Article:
Roadside Safety: 10 tips you can't hear often enough
A New York state trooper, inside his cruiser at an accident site, is slammed by an oncoming car. A Wisconsin officer is injured when his squad car is struck from behind during a traffic stop. An Ohio state trooper and a sheriff's deputy are struck by a car while investigating a crash at a suburban intersection.
Thankfully, these officers did not sustain life-threatening injuries, but the incidents serve as sobering reminders of the dangers of traffic stops. Roadside safety is a topic well-worth revisiting.
Here are 10 tips from trainer Wayne Corcoran, a retired sergeant with Phoenix (AZ) PD.
2. Give citizens a long distance of indication that something is going on. Large trailers/ trucks/motorhomes block the view of smaller vehicles, which will then dart out, full-speed, without realizing the situation just ahead.
3. What are you wearing? When directing traffic, always wear a traffic vest or a jacket with an illuminated stripe. Dark uniforms can render you nearly invisible, again, even in daylight.
4. When using a flashlight to direct traffic, put a cone on it – this way, light is diffused and becomes a red wand instead of an intense beam that can temporarily blind oncoming traffic – traffic that is driving directly towards you!
5. In icy or snowy weather when the terrain is apt to be slick, wear strap-on steel cleats for multidirectional traction.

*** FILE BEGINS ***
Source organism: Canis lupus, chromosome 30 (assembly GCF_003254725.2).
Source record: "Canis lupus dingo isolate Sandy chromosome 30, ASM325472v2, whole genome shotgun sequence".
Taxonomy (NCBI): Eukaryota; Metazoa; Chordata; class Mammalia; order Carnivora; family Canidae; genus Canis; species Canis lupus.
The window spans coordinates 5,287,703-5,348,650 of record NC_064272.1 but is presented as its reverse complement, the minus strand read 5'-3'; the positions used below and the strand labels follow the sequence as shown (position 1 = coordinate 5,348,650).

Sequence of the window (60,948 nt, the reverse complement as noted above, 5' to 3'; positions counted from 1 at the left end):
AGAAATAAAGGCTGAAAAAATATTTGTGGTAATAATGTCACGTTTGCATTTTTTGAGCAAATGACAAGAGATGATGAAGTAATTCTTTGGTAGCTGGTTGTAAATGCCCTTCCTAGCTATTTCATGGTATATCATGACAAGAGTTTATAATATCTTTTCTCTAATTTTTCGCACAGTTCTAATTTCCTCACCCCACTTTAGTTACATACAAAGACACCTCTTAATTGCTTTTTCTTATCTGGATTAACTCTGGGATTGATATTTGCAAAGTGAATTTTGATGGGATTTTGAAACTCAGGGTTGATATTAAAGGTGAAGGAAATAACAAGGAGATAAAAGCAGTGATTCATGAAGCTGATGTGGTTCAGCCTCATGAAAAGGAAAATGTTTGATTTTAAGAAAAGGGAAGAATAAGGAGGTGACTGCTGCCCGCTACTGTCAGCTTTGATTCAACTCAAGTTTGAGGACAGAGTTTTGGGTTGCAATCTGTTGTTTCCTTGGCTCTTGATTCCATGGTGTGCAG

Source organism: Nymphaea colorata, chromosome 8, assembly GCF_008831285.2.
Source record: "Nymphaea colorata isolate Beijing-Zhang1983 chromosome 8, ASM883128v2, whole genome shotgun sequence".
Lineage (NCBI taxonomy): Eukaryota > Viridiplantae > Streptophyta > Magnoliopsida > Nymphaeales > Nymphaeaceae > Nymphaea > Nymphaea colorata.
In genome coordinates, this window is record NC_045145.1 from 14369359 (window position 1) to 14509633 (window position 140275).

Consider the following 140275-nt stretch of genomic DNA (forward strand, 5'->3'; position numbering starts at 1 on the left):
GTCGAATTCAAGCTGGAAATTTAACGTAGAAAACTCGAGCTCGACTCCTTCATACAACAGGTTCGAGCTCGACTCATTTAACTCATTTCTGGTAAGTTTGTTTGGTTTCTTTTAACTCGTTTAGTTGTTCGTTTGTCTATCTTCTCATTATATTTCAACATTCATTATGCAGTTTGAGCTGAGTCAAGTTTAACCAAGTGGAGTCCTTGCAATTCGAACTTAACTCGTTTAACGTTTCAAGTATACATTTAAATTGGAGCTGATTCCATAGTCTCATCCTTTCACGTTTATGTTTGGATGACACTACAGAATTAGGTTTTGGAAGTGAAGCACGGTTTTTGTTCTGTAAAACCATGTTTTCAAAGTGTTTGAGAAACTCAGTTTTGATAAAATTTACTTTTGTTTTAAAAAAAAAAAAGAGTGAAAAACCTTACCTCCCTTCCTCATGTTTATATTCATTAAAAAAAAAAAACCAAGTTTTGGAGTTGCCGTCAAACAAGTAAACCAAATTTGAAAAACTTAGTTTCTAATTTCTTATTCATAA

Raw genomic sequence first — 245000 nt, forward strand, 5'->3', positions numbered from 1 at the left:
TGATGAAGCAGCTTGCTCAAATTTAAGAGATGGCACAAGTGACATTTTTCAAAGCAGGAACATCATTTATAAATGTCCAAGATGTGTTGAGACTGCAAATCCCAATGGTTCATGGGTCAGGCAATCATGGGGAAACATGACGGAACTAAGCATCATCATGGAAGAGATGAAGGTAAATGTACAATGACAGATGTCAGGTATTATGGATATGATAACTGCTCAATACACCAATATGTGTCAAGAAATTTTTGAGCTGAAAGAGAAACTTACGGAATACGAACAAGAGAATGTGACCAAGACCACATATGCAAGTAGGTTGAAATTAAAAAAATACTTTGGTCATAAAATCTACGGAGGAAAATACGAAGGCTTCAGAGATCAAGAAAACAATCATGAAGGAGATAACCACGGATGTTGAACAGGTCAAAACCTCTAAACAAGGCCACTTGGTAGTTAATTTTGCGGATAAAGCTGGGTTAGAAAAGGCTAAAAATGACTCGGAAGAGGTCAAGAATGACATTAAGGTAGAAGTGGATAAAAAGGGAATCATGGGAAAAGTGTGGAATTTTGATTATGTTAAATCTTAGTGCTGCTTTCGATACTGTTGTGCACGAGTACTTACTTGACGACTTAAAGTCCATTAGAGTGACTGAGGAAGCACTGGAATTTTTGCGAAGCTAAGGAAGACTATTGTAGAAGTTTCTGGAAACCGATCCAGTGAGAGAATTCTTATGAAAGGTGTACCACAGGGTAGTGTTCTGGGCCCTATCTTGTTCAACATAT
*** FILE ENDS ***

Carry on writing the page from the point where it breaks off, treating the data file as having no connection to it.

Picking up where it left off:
6. If you’re dealing with a roadside incident under an overpass, stay completely under the structure, out of sight of vehicles passing overhead. Distracted rubberneckers have been known to veer over the edge, injuring or killing themselves, and people below.
7. The safest way to approach a vehicle during a traffic stop is from the passenger side. The nation’s highways are rife with drunk drivers, road rage, heavy trucks (with side mirrors that can kill if you’re standing on a narrow shoulder), cars going faster than ever, and a high density of vehicles. Play it safe: have the driver roll the passenger side window down, and conduct business from there.
8. Offset your vehicle in such a way that leaves a relatively safe walkway from your vehicle to the violator vehicle. The cruiser should either be slanted or parked further away from the curb from the vehicle that has been stopped.
9. On a motorist assist (if you’ve stopped to render aid to a broken down vehicle or two-car accident) give a good distance between your vehicle and the vehicles you’ve stopped for. If possible, have a back-up officer to do traffic control while you deal with the incident.
10. If possible, avoid making traffic stops past the crest of a hill or on curves.
Have a roadside safety tip to share? E-mail us at: email@example.com
Special thanks to Sergeant Wayne Corcoran for his generosity of time and expertise.
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